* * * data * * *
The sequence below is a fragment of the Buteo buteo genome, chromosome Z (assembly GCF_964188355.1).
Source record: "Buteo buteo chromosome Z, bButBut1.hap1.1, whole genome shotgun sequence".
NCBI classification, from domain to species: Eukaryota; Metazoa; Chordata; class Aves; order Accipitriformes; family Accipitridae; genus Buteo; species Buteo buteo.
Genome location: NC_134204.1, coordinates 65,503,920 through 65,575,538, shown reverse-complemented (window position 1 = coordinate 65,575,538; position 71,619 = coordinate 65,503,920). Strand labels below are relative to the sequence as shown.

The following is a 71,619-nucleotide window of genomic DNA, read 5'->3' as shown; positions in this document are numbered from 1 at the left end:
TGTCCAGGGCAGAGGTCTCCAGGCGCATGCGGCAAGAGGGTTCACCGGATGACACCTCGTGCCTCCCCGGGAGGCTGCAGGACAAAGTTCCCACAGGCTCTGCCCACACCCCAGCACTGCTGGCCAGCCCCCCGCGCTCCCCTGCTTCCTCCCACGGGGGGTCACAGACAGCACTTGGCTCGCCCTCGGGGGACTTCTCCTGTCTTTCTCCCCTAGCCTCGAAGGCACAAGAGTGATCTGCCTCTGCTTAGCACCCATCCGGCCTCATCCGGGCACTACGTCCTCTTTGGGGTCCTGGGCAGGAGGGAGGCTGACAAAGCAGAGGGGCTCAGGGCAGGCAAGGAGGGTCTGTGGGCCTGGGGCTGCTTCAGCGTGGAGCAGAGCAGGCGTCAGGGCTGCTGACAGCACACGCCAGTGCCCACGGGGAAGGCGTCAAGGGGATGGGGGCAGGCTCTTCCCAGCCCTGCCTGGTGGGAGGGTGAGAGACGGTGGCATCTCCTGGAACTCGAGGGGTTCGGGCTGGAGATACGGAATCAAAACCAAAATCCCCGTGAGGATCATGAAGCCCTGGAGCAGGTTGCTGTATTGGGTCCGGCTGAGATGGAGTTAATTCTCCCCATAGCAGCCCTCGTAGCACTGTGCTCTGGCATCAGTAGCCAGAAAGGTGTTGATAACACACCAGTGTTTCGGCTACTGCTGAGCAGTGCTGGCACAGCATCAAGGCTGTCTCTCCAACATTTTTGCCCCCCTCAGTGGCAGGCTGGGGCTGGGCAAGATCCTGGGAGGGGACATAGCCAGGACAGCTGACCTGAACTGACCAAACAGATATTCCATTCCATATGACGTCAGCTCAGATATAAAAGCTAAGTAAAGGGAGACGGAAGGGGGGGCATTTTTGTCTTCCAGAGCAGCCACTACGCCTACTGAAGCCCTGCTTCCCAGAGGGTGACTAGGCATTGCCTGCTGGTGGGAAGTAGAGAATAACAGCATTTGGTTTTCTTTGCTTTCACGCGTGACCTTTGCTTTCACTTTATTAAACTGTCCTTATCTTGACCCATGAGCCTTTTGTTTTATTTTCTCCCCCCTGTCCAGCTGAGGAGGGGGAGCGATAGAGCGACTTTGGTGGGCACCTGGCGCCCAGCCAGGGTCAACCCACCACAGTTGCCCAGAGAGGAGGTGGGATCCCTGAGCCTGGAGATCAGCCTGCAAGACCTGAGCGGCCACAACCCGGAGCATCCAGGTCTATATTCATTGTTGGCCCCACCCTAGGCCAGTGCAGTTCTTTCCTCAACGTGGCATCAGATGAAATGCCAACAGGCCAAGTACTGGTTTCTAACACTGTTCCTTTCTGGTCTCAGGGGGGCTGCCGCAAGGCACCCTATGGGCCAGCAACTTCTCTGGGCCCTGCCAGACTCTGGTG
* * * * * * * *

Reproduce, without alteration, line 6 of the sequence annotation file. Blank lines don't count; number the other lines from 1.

TGTCCAGGGCAGAGGTCTCCAGGCGCATGCGGCAAGAGGGTTCACCGGATGACACCTCGTGCCTCCCCGGGAGGCTGCAGGACAAAGTTCCCACAGGCTCTGCCCACACCCCAGCACTGCTGGCCAGCCCCCCGCGCTCCCCTGCTTCCTCCCACGGGGGGTCACAGACAGCACTTGGCTCGCCCTCGGGGGACTTCTCCTGTCTTTCTCCCCTAGCCTCGAAGGCACAAGAGTGATCTGCCTCTGCTTAGCACCCATCCGGCCTCATCCGGGCACTACGTCCTCTTTGGGGTCCTGGGCAGGAGGGAGGCTGACAAAGCAGAGGGGCTCAGGGCAGGCAAGGAGGGTCTGTGGGCCTGGGGCTGCTTCAGCGTGGAGCAGAGCAGGCGTCAGGGCTGCTGACAGCACACGCCAGTGCCCACGGGGAAGGCGTCAAGGGGATGGGGGCAGGCTCTTCCCAGCCCTGCCTGGTGGGAGGGTGAGAGACGGTGGCATCTCCTGGAACTCGAGGGGTTCGGGCTGGAGATACGGAATCAAAACCAAAATCCCCGTGAGGATCATGAAGCCCTGGAGCAGGTTGCTGTATTGGGTCCGGCTGAGATGGAGTTAATTCTCCCCATAGCAGCCCTCGTAGCACTGTGCTCTGGCATCAGTAGCCAGAAAGGTGTTGATAACACACCAGTGTTTCGGCTACTGCTGAGCAGTGCTGGCACAGCATCAAGGCTGTCTCTCCAACATTTTTGCCCCCCTCAGTGGCAGGCTGGGGCTGGGCAAGATCCTGGGAGGGGACATAGCCAGGACAGCTGACCTGAACTGACCAAACAGATATTCCATTCCATATGACGTCAGCTCAGATATAAAAGCTAAGTAAAGGGAGACGGAAGGGGGGGCATTTTTGTCTTCCAGAGCAGCCACTACGCCTACTGAAGCCCTGCTTCCCAGAGGGTGACTAGGCATTGCCTGCTGGTGGGAAGTAGAGAATAACAGCATTTGGTTTTCTTTGCTTTCACGCGTGACCTTTGCTTTCACTTTATTAAACTGTCCTTATCTTGACCCATGAGCCTTTTGTTTTATTTTCTCCCCCCTGTCCAGCTGAGGAGGGGGAGCGATAGAGCGACTTTGGTGGGCACCTGGCGCCCAGCCAGGGTCAACCCACCACAGTTGCCCAGAGAGGAGGTGGGATCCCTGAGCCTGGAGATCAGCCTGCAAGACCTGAGCGGCCACAACCCGGAGCATCCAGGTCTATATTCATTGTTGGCCCCACCCTAGGCCAGTGCAGTTCTTTCCTCAACGTGGCATCAGATGAAATGCCAACAGGCCAAGTACTGGTTTCTAACACTGTTCCTTTCTGGTCTCAGGGGGGCTGCCGCAAGGCACCCTATGGGCCAGCAACTTCTCTGGGCCCTGCCAGACTCTGGTG